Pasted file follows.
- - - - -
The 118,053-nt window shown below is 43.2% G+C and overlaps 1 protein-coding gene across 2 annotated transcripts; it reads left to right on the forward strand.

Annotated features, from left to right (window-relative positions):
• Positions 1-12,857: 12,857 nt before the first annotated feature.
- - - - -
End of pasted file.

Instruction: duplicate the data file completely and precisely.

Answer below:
The 118,053-nt window shown below is 43.2% G+C and overlaps 1 protein-coding gene across 2 annotated transcripts; it reads left to right on the forward strand.

Annotated features, from left to right (window-relative positions):
• Positions 1-12,857: 12,857 nt before the first annotated feature.